The first time I attempted to read The Slow Professor, by Canadian professors Maggie Berg and Barbara K. Seeber, I found it very tough going. As a mathematician, I felt myself adrift in unfamiliar and undefined terms such as neoliberalism, affective dimensions, instrumentalism, and agency. Nevertheless, I sensed that there was more to their message than doing less, slowly, so I persisted. What follows is my attempt to distill some of their ideas in the context of my own experiences and beliefs.
What is slow?
Slowness is interpreted as cultivating quality, understanding, and community.
Slow does not mean lazy. Slow refers to work that is “meaningful, sustainable, thoughtful, and pleasurable.” Slow means acting in ways “that promote both our own and others’ well-being” and resisting exploitive behavior.
Slow means breaking taboos about self-sufficient individualism.
Slow means creating the conditions required for scholarly and creative work.
Act with purpose. Reduce distractedness and fragmentation. Take time for reflection. Think long-term.
Why the corporatization of higher education can be harmful:
The corporatization of higher education prioritizes some research areas over others. It tends to favor research that is quantifiable, applied, and marketable. Emphasis is placed on productivity and efficiency. More nebulous values such as intellectual development, ethics, and citizenship may be neglected. Power is transferred from faculty to managers. Economic concerns dominate. Increasing workloads threaten the time needed to think, reflect, and discuss.
Why we should try to change:
Tenured faculty members have an obligation to improve working conditions for all. We should aim to reduce work stress, improve education, and cultivate deep thought.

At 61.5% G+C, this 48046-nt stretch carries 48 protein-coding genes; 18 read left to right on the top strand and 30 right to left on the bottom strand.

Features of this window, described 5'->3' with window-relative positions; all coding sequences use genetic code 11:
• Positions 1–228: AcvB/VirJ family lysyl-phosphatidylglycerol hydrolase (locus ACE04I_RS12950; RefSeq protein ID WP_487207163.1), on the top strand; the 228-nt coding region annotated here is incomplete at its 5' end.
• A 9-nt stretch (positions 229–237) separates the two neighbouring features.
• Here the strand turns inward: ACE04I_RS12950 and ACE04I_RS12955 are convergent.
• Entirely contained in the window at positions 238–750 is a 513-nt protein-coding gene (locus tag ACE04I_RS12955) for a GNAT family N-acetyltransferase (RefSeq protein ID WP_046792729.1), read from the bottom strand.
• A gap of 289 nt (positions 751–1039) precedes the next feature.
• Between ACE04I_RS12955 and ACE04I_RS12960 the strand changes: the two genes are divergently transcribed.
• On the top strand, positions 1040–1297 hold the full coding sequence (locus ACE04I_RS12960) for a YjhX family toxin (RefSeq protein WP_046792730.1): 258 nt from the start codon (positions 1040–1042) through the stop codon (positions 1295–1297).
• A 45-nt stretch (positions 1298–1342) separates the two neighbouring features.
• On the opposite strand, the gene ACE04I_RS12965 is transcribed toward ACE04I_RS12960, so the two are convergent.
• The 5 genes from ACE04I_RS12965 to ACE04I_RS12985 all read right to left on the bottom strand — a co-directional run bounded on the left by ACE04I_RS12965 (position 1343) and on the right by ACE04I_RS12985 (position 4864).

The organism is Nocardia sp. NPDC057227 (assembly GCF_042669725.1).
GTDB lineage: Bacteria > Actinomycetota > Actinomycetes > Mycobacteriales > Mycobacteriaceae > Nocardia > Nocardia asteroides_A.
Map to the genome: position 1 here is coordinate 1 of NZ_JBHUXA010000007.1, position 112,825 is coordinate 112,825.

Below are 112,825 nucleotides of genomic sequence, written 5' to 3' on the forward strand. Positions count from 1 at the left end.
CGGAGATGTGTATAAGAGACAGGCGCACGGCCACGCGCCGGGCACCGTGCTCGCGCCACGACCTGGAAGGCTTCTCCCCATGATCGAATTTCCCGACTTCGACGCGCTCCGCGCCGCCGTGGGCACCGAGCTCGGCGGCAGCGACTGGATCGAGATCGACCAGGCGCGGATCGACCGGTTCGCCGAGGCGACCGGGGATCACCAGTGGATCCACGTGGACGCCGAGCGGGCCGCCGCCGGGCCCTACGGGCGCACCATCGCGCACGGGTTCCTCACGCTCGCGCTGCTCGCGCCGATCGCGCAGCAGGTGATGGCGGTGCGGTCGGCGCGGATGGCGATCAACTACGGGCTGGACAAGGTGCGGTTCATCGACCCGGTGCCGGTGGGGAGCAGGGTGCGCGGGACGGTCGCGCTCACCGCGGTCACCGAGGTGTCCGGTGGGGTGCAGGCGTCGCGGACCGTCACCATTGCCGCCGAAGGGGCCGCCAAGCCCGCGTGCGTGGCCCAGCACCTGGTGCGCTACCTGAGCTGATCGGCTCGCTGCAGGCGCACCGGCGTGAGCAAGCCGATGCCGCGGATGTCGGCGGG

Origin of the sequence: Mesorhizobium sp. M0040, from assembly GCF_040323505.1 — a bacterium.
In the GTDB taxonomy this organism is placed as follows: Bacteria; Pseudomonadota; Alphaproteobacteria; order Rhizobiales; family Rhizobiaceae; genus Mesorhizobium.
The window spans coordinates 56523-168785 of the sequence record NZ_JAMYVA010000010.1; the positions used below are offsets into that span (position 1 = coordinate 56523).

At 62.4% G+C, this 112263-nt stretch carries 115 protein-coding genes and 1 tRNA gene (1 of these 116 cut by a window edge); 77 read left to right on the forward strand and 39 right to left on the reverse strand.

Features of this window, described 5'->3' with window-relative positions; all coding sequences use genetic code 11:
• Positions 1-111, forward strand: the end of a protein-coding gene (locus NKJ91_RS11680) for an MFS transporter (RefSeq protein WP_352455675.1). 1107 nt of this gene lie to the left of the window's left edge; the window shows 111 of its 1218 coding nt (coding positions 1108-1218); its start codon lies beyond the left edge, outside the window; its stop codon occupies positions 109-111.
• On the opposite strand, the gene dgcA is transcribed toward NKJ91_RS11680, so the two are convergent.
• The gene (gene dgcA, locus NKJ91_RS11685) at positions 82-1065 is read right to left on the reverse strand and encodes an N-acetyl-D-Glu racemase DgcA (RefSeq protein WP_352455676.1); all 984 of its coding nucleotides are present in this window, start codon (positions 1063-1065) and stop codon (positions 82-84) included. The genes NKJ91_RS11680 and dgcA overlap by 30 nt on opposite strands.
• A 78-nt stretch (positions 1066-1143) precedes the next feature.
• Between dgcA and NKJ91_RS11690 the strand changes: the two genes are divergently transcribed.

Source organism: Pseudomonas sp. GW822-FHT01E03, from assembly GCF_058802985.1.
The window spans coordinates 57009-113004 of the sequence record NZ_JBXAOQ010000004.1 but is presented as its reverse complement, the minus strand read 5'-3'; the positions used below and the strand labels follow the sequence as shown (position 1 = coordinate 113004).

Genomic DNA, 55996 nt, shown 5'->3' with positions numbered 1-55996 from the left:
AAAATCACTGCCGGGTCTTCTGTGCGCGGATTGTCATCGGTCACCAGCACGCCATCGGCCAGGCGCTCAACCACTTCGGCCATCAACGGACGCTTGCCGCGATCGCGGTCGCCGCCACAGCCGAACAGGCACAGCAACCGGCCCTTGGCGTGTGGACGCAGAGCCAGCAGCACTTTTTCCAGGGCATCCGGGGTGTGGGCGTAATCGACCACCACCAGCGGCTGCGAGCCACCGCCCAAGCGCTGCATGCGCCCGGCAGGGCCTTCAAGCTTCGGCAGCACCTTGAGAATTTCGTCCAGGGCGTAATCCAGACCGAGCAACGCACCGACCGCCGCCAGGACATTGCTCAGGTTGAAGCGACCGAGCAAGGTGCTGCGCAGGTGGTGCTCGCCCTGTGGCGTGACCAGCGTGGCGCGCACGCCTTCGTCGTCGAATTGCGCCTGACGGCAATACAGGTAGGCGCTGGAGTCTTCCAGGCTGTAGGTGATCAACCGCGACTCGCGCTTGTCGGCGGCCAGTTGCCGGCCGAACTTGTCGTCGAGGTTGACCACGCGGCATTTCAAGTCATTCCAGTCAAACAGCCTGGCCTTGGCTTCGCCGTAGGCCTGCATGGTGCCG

Sources of stress and effects of stress:
The authors cite evidence for high levels of stress in academia in comparison to the general population, contrary to popular perceptions of professors as a leisured class. Many of the top stresses are related to time. Increasing workloads, short deadlines, a rapidly changing work environment, and constant pressure for efficiency all contribute to stress. Meetings, frequent interruptions, and the expectation of rapid response to emails fragment the working day. New technology, budgets, and assessments take away from the core work of teaching and research. Many faculty members feel it is impossible to do everything in their job description, no matter how hard they work.
Faculty stress in turn can affect student learning.
Life, liberty, and the pursuit of happiness:
The authors assert the right of faculty members to health, a private life, and personal activities. The slow movement supports the right to limit total working time to allow for these activities.
Emotional aspects of teaching and learning:
Slow means considering the emotional aspects of teaching and learning. Positive emotions improve attention and problem-solving. Devoting time and attention to the atmosphere of the classroom is as important as preparing content. The enjoyment of the teacher contributes to student enjoyment and learning. Student opinion forms show the influence of emotions in the classroom: students want classes that are inspiring, stimulating, and engaging, and teachers who are caring. It is important for teachers to find meaning in the ordinary events of every day and even in the difficulties. We should strive to give students the feeling of fulfillment of solving a difficult problem or understanding a difficult concept. Assignments, quizzes, and tests should not just be tools for evaluation but also useful and enjoyable for the students.
Too much stress contributes to cynicism. Overwork can cause teachers to dislike their students (and vice versa). Self-care is not selfish, but is vital to our ability to be kind to others.